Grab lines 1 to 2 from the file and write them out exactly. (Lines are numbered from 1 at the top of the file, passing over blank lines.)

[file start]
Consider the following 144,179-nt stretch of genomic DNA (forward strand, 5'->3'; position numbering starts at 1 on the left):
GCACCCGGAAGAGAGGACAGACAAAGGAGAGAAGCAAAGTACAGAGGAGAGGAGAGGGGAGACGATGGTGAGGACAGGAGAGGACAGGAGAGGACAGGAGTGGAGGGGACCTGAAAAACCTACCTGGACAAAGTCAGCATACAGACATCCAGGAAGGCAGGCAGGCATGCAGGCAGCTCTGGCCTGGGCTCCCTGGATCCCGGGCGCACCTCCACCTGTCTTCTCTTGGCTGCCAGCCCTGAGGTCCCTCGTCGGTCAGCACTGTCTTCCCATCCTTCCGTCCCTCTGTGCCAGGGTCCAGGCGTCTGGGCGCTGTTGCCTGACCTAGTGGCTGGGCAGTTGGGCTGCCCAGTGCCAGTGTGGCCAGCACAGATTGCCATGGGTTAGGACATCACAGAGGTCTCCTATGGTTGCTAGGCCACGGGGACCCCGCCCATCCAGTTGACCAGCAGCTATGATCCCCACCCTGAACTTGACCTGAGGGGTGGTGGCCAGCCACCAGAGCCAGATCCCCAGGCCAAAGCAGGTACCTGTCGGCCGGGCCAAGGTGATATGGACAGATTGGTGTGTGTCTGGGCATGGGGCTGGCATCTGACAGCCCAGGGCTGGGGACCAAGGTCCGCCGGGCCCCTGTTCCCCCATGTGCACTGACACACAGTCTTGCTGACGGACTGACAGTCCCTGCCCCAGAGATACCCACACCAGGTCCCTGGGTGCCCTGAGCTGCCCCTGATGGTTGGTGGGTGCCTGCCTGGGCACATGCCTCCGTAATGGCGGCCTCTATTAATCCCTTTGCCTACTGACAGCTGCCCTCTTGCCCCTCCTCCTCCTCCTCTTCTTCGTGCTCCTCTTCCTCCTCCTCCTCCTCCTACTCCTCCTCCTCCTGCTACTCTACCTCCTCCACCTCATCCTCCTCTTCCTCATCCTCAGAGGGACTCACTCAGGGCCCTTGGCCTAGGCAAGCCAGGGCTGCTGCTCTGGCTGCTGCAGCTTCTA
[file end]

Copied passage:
Consider the following 144,179-nt stretch of genomic DNA (forward strand, 5'->3'; position numbering starts at 1 on the left):
GCACCCGGAAGAGAGGACAGACAAAGGAGAGAAGCAAAGTACAGAGGAGAGGAGAGGGGAGACGATGGTGAGGACAGGAGAGGACAGGAGAGGACAGGAGTGGAGGGGACCTGAAAAACCTACCTGGACAAAGTCAGCATACAGACATCCAGGAAGGCAGGCAGGCATGCAGGCAGCTCTGGCCTGGGCTCCCTGGATCCCGGGCGCACCTCCACCTGTCTTCTCTTGGCTGCCAGCCCTGAGGTCCCTCGTCGGTCAGCACTGTCTTCCCATCCTTCCGTCCCTCTGTGCCAGGGTCCAGGCGTCTGGGCGCTGTTGCCTGACCTAGTGGCTGGGCAGTTGGGCTGCCCAGTGCCAGTGTGGCCAGCACAGATTGCCATGGGTTAGGACATCACAGAGGTCTCCTATGGTTGCTAGGCCACGGGGACCCCGCCCATCCAGTTGACCAGCAGCTATGATCCCCACCCTGAACTTGACCTGAGGGGTGGTGGCCAGCCACCAGAGCCAGATCCCCAGGCCAAAGCAGGTACCTGTCGGCCGGGCCAAGGTGATATGGACAGATTGGTGTGTGTCTGGGCATGGGGCTGGCATCTGACAGCCCAGGGCTGGGGACCAAGGTCCGCCGGGCCCCTGTTCCCCCATGTGCACTGACACACAGTCTTGCTGACGGACTGACAGTCCCTGCCCCAGAGATACCCACACCAGGTCCCTGGGTGCCCTGAGCTGCCCCTGATGGTTGGTGGGTGCCTGCCTGGGCACATGCCTCCGTAATGGCGGCCTCTATTAATCCCTTTGCCTACTGACAGCTGCCCTCTTGCCCCTCCTCCTCCTCCTCTTCTTCGTGCTCCTCTTCCTCCTCCTCCTCCTCCTACTCCTCCTCCTCCTGCTACTCTACCTCCTCCACCTCATCCTCCTCTTCCTCATCCTCAGAGGGACTCACTCAGGGCCCTTGGCCTAGGCAAGCCAGGGCTGCTGCTCTGGCTGCTGCAGCTTCTA